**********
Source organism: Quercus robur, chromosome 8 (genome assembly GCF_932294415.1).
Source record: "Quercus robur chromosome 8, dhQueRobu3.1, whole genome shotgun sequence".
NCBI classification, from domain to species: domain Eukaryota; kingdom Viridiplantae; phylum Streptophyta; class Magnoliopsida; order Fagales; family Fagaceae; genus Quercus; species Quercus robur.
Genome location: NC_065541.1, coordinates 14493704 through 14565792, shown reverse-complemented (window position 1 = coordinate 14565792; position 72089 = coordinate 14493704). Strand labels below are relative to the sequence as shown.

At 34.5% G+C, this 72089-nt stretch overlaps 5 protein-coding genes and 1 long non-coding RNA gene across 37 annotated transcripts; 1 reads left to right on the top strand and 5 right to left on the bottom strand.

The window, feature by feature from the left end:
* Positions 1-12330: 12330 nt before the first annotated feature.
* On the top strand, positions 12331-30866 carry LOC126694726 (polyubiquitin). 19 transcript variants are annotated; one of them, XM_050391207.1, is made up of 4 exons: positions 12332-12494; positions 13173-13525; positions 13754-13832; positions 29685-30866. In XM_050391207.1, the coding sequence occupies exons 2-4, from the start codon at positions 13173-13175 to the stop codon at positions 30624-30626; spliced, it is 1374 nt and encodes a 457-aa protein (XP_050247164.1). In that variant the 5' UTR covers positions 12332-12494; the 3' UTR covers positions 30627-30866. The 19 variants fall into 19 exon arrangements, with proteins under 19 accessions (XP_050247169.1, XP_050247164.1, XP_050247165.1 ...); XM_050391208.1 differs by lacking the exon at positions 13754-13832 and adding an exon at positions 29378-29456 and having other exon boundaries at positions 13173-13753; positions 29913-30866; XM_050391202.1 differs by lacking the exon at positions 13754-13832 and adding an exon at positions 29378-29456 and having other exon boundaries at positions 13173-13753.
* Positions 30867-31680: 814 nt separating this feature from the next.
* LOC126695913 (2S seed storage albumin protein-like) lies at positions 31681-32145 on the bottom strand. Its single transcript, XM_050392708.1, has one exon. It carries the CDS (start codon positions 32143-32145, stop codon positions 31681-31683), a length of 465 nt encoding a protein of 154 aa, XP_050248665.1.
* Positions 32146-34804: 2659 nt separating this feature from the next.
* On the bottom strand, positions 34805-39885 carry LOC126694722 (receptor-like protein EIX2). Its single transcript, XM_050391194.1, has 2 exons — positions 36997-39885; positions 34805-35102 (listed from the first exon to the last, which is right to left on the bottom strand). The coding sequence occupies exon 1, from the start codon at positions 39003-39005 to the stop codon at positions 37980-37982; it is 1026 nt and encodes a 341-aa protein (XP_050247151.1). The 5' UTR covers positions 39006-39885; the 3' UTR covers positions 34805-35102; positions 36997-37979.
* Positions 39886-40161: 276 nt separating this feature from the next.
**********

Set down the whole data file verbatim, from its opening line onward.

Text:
Source organism: Quercus robur, chromosome 8 (genome assembly GCF_932294415.1).
Source record: "Quercus robur chromosome 8, dhQueRobu3.1, whole genome shotgun sequence".
NCBI classification, from domain to species: domain Eukaryota; kingdom Viridiplantae; phylum Streptophyta; class Magnoliopsida; order Fagales; family Fagaceae; genus Quercus; species Quercus robur.
Genome location: NC_065541.1, coordinates 14493704 through 14565792, shown reverse-complemented (window position 1 = coordinate 14565792; position 72089 = coordinate 14493704). Strand labels below are relative to the sequence as shown.

At 34.5% G+C, this 72089-nt stretch overlaps 5 protein-coding genes and 1 long non-coding RNA gene across 37 annotated transcripts; 1 reads left to right on the top strand and 5 right to left on the bottom strand.

The window, feature by feature from the left end:
* Positions 1-12330: 12330 nt before the first annotated feature.
* On the top strand, positions 12331-30866 carry LOC126694726 (polyubiquitin). 19 transcript variants are annotated; one of them, XM_050391207.1, is made up of 4 exons: positions 12332-12494; positions 13173-13525; positions 13754-13832; positions 29685-30866. In XM_050391207.1, the coding sequence occupies exons 2-4, from the start codon at positions 13173-13175 to the stop codon at positions 30624-30626; spliced, it is 1374 nt and encodes a 457-aa protein (XP_050247164.1). In that variant the 5' UTR covers positions 12332-12494; the 3' UTR covers positions 30627-30866. The 19 variants fall into 19 exon arrangements, with proteins under 19 accessions (XP_050247169.1, XP_050247164.1, XP_050247165.1 ...); XM_050391208.1 differs by lacking the exon at positions 13754-13832 and adding an exon at positions 29378-29456 and having other exon boundaries at positions 13173-13753; positions 29913-30866; XM_050391202.1 differs by lacking the exon at positions 13754-13832 and adding an exon at positions 29378-29456 and having other exon boundaries at positions 13173-13753.
* Positions 30867-31680: 814 nt separating this feature from the next.
* LOC126695913 (2S seed storage albumin protein-like) lies at positions 31681-32145 on the bottom strand. Its single transcript, XM_050392708.1, has one exon. It carries the CDS (start codon positions 32143-32145, stop codon positions 31681-31683), a length of 465 nt encoding a protein of 154 aa, XP_050248665.1.
* Positions 32146-34804: 2659 nt separating this feature from the next.
* On the bottom strand, positions 34805-39885 carry LOC126694722 (receptor-like protein EIX2). Its single transcript, XM_050391194.1, has 2 exons — positions 36997-39885; positions 34805-35102 (listed from the first exon to the last, which is right to left on the bottom strand). The coding sequence occupies exon 1, from the start codon at positions 39003-39005 to the stop codon at positions 37980-37982; it is 1026 nt and encodes a 341-aa protein (XP_050247151.1). The 5' UTR covers positions 39006-39885; the 3' UTR covers positions 34805-35102; positions 36997-37979.
* Positions 39886-40161: 276 nt separating this feature from the next.